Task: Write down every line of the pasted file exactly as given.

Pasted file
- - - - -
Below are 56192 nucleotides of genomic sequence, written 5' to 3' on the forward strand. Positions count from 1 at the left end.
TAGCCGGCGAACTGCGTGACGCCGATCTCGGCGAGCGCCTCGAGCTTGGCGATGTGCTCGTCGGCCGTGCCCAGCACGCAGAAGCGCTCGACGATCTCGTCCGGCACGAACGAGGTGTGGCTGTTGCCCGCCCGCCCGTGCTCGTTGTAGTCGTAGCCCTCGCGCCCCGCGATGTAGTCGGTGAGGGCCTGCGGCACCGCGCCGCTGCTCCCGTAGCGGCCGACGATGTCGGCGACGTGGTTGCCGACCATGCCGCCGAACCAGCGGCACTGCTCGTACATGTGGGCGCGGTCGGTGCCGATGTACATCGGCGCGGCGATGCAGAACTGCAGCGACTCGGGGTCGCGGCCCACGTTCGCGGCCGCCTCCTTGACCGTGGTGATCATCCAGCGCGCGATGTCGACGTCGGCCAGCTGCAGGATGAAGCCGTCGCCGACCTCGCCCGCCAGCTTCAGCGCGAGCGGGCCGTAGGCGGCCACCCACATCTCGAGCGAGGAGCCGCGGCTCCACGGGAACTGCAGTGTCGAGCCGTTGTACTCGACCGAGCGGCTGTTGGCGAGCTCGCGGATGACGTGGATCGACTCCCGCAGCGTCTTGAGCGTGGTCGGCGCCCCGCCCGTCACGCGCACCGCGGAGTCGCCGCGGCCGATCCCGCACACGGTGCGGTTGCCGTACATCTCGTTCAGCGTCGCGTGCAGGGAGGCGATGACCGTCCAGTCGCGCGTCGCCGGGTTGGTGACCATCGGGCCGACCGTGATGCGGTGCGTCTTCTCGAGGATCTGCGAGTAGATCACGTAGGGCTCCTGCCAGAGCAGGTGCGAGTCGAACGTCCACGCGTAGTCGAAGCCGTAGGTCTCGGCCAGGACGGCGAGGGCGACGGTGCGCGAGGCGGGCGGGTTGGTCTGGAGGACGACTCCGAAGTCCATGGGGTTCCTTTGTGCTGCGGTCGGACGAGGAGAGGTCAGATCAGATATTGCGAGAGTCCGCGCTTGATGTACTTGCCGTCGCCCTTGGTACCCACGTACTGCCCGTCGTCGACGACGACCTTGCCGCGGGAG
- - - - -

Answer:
Below are 56192 nucleotides of genomic sequence, written 5' to 3' on the forward strand. Positions count from 1 at the left end.
TAGCCGGCGAACTGCGTGACGCCGATCTCGGCGAGCGCCTCGAGCTTGGCGATGTGCTCGTCGGCCGTGCCCAGCACGCAGAAGCGCTCGACGATCTCGTCCGGCACGAACGAGGTGTGGCTGTTGCCCGCCCGCCCGTGCTCGTTGTAGTCGTAGCCCTCGCGCCCCGCGATGTAGTCGGTGAGGGCCTGCGGCACCGCGCCGCTGCTCCCGTAGCGGCCGACGATGTCGGCGACGTGGTTGCCGACCATGCCGCCGAACCAGCGGCACTGCTCGTACATGTGGGCGCGGTCGGTGCCGATGTACATCGGCGCGGCGATGCAGAACTGCAGCGACTCGGGGTCGCGGCCCACGTTCGCGGCCGCCTCCTTGACCGTGGTGATCATCCAGCGCGCGATGTCGACGTCGGCCAGCTGCAGGATGAAGCCGTCGCCGACCTCGCCCGCCAGCTTCAGCGCGAGCGGGCCGTAGGCGGCCACCCACATCTCGAGCGAGGAGCCGCGGCTCCACGGGAACTGCAGTGTCGAGCCGTTGTACTCGACCGAGCGGCTGTTGGCGAGCTCGCGGATGACGTGGATCGACTCCCGCAGCGTCTTGAGCGTGGTCGGCGCCCCGCCCGTCACGCGCACCGCGGAGTCGCCGCGGCCGATCCCGCACACGGTGCGGTTGCCGTACATCTCGTTCAGCGTCGCGTGCAGGGAGGCGATGACCGTCCAGTCGCGCGTCGCCGGGTTGGTGACCATCGGGCCGACCGTGATGCGGTGCGTCTTCTCGAGGATCTGCGAGTAGATCACGTAGGGCTCCTGCCAGAGCAGGTGCGAGTCGAACGTCCACGCGTAGTCGAAGCCGTAGGTCTCGGCCAGGACGGCGAGGGCGACGGTGCGCGAGGCGGGCGGGTTGGTCTGGAGGACGACTCCGAAGTCCATGGGGTTCCTTTGTGCTGCGGTCGGACGAGGAGAGGTCAGATCAGATATTGCGAGAGTCCGCGCTTGATGTACTTGCCGTCGCCCTTGGTACCCACGTACTGCCCGTCGTCGACGACGACCTTGCCGCGGGAG